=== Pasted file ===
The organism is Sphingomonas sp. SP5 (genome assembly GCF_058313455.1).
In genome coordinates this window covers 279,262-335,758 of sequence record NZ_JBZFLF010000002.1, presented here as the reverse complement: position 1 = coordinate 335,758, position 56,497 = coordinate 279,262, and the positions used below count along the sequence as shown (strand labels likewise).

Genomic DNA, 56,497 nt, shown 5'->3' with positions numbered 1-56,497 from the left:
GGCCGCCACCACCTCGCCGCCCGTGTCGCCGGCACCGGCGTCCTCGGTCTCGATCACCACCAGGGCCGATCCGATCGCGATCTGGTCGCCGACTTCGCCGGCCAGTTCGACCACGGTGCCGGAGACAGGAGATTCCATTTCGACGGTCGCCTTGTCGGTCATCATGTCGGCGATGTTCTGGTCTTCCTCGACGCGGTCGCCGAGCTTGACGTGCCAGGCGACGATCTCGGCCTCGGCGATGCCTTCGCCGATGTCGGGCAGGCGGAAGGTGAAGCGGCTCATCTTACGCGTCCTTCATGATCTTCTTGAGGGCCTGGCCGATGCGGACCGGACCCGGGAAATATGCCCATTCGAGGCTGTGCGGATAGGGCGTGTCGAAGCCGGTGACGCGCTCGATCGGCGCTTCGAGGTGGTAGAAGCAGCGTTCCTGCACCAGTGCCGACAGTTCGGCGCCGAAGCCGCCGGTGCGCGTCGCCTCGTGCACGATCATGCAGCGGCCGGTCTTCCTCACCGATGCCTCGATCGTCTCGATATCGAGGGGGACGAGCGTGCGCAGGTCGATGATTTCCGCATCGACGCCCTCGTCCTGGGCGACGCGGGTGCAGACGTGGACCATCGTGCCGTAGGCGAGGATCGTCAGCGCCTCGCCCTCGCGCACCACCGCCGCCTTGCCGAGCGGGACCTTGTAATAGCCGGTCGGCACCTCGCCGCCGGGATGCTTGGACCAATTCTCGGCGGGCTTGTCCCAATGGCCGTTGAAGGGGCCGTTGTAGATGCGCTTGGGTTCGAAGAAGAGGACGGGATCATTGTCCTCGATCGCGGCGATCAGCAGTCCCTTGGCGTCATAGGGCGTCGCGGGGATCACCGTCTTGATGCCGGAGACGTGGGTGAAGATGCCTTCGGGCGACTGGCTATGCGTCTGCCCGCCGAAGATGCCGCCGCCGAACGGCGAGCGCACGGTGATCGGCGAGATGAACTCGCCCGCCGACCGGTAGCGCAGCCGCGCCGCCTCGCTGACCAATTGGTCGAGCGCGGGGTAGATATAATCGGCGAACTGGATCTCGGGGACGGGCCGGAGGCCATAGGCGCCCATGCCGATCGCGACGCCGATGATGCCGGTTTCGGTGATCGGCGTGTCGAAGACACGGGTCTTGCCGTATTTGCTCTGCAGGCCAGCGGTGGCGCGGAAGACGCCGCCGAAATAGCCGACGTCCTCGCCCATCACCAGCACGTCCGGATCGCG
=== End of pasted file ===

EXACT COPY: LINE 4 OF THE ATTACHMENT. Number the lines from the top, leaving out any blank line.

GGCCGCCACCACCTCGCCGCCCGTGTCGCCGGCACCGGCGTCCTCGGTCTCGATCACCACCAGGGCCGATCCGATCGCGATCTGGTCGCCGACTTCGCCGGCCAGTTCGACCACGGTGCCGGAGACAGGAGATTCCATTTCGACGGTCGCCTTGTCGGTCATCATGTCGGCGATGTTCTGGTCTTCCTCGACGCGGTCGCCGAGCTTGACGTGCCAGGCGACGATCTCGGCCTCGGCGATGCCTTCGCCGATGTCGGGCAGGCGGAAGGTGAAGCGGCTCATCTTACGCGTCCTTCATGATCTTCTTGAGGGCCTGGCCGATGCGGACCGGACCCGGGAAATATGCCCATTCGAGGCTGTGCGGATAGGGCGTGTCGAAGCCGGTGACGCGCTCGATCGGCGCTTCGAGGTGGTAGAAGCAGCGTTCCTGCACCAGTGCCGACAGTTCGGCGCCGAAGCCGCCGGTGCGCGTCGCCTCGTGCACGATCATGCAGCGGCCGGTCTTCCTCACCGATGCCTCGATCGTCTCGATATCGAGGGGGACGAGCGTGCGCAGGTCGATGATTTCCGCATCGACGCCCTCGTCCTGGGCGACGCGGGTGCAGACGTGGACCATCGTGCCGTAGGCGAGGATCGTCAGCGCCTCGCCCTCGCGCACCACCGCCGCCTTGCCGAGCGGGACCTTGTAATAGCCGGTCGGCACCTCGCCGCCGGGATGCTTGGACCAATTCTCGGCGGGCTTGTCCCAATGGCCGTTGAAGGGGCCGTTGTAGATGCGCTTGGGTTCGAAGAAGAGGACGGGATCATTGTCCTCGATCGCGGCGATCAGCAGTCCCTTGGCGTCATAGGGCGTCGCGGGGATCACCGTCTTGATGCCGGAGACGTGGGTGAAGATGCCTTCGGGCGACTGGCTATGCGTCTGCCCGCCGAAGATGCCGCCGCCGAACGGCGAGCGCACGGTGATCGGCGAGATGAACTCGCCCGCCGACCGGTAGCGCAGCCGCGCCGCCTCGCTGACCAATTGGTCGAGCGCGGGGTAGATATAATCGGCGAACTGGATCTCGGGGACGGGCCGGAGGCCATAGGCGCCCATGCCGATCGCGACGCCGATGATGCCGGTTTCGGTGATCGGCGTGTCGAAGACACGGGTCTTGCCGTATTTGCTCTGCAGGCCAGCGGTGGCGCGGAAGACGCCGCCGAAATAGCCGACGTCCTCGCCCATCACCAGCACGTCCGGATCGCG